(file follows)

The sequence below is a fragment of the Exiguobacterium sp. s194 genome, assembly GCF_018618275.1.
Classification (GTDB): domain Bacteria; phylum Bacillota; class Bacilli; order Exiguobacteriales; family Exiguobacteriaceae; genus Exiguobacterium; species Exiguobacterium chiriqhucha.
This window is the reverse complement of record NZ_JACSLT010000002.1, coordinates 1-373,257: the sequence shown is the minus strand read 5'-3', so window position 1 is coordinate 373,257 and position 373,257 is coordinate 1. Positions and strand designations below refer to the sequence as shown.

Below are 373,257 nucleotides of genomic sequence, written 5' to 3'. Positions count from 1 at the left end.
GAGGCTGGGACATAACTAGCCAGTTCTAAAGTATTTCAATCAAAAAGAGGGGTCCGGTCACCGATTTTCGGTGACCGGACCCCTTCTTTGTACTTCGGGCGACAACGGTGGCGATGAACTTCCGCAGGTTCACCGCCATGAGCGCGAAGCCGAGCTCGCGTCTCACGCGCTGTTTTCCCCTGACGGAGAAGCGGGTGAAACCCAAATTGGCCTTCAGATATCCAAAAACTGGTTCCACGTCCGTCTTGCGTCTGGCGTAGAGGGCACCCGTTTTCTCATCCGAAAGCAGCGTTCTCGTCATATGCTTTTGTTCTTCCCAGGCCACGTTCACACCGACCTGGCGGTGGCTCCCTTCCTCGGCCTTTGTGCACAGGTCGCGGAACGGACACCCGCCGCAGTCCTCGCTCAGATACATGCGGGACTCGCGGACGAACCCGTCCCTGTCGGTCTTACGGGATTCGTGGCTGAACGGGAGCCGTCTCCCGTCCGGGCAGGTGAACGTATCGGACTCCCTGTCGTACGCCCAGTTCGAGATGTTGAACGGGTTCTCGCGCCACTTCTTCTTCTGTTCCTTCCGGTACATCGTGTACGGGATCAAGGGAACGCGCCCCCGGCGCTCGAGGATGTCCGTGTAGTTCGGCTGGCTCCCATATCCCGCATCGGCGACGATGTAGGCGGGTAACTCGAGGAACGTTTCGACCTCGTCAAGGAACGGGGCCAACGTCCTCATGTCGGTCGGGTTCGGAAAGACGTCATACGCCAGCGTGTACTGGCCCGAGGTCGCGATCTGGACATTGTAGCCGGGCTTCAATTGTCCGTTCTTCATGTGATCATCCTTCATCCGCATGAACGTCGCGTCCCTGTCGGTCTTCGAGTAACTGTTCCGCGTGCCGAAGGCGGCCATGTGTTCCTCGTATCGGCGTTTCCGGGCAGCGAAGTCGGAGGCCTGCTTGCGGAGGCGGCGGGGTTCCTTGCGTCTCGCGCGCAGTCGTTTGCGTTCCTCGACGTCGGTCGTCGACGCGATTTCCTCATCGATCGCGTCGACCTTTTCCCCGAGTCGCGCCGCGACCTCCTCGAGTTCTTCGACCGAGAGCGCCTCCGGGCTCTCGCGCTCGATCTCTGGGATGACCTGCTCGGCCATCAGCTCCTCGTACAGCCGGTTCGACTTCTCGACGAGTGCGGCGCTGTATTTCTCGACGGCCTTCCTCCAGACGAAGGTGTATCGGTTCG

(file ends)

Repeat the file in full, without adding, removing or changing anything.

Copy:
The sequence below is a fragment of the Exiguobacterium sp. s194 genome, assembly GCF_018618275.1.
Classification (GTDB): domain Bacteria; phylum Bacillota; class Bacilli; order Exiguobacteriales; family Exiguobacteriaceae; genus Exiguobacterium; species Exiguobacterium chiriqhucha.
This window is the reverse complement of record NZ_JACSLT010000002.1, coordinates 1-373,257: the sequence shown is the minus strand read 5'-3', so window position 1 is coordinate 373,257 and position 373,257 is coordinate 1. Positions and strand designations below refer to the sequence as shown.

Below are 373,257 nucleotides of genomic sequence, written 5' to 3'. Positions count from 1 at the left end.
GAGGCTGGGACATAACTAGCCAGTTCTAAAGTATTTCAATCAAAAAGAGGGGTCCGGTCACCGATTTTCGGTGACCGGACCCCTTCTTTGTACTTCGGGCGACAACGGTGGCGATGAACTTCCGCAGGTTCACCGCCATGAGCGCGAAGCCGAGCTCGCGTCTCACGCGCTGTTTTCCCCTGACGGAGAAGCGGGTGAAACCCAAATTGGCCTTCAGATATCCAAAAACTGGTTCCACGTCCGTCTTGCGTCTGGCGTAGAGGGCACCCGTTTTCTCATCCGAAAGCAGCGTTCTCGTCATATGCTTTTGTTCTTCCCAGGCCACGTTCACACCGACCTGGCGGTGGCTCCCTTCCTCGGCCTTTGTGCACAGGTCGCGGAACGGACACCCGCCGCAGTCCTCGCTCAGATACATGCGGGACTCGCGGACGAACCCGTCCCTGTCGGTCTTACGGGATTCGTGGCTGAACGGGAGCCGTCTCCCGTCCGGGCAGGTGAACGTATCGGACTCCCTGTCGTACGCCCAGTTCGAGATGTTGAACGGGTTCTCGCGCCACTTCTTCTTCTGTTCCTTCCGGTACATCGTGTACGGGATCAAGGGAACGCGCCCCCGGCGCTCGAGGATGTCCGTGTAGTTCGGCTGGCTCCCATATCCCGCATCGGCGACGATGTAGGCGGGTAACTCGAGGAACGTTTCGACCTCGTCAAGGAACGGGGCCAACGTCCTCATGTCGGTCGGGTTCGGAAAGACGTCATACGCCAGCGTGTACTGGCCCGAGGTCGCGATCTGGACATTGTAGCCGGGCTTCAATTGTCCGTTCTTCATGTGATCATCCTTCATCCGCATGAACGTCGCGTCCCTGTCGGTCTTCGAGTAACTGTTCCGCGTGCCGAAGGCGGCCATGTGTTCCTCGTATCGGCGTTTCCGGGCAGCGAAGTCGGAGGCCTGCTTGCGGAGGCGGCGGGGTTCCTTGCGTCTCGCGCGCAGTCGTTTGCGTTCCTCGACGTCGGTCGTCGACGCGATTTCCTCATCGATCGCGTCGACCTTTTCCCCGAGTCGCGCCGCGACCTCCTCGAGTTCTTCGACCGAGAGCGCCTCCGGGCTCTCGCGCTCGATCTCTGGGATGACCTGCTCGGCCATCAGCTCCTCGTACAGCCGGTTCGACTTCTCGACGAGTGCGGCGCTGTATTTCTCGACGGCCTTCCTCCAGACGAAGGTGTATCGGTTCG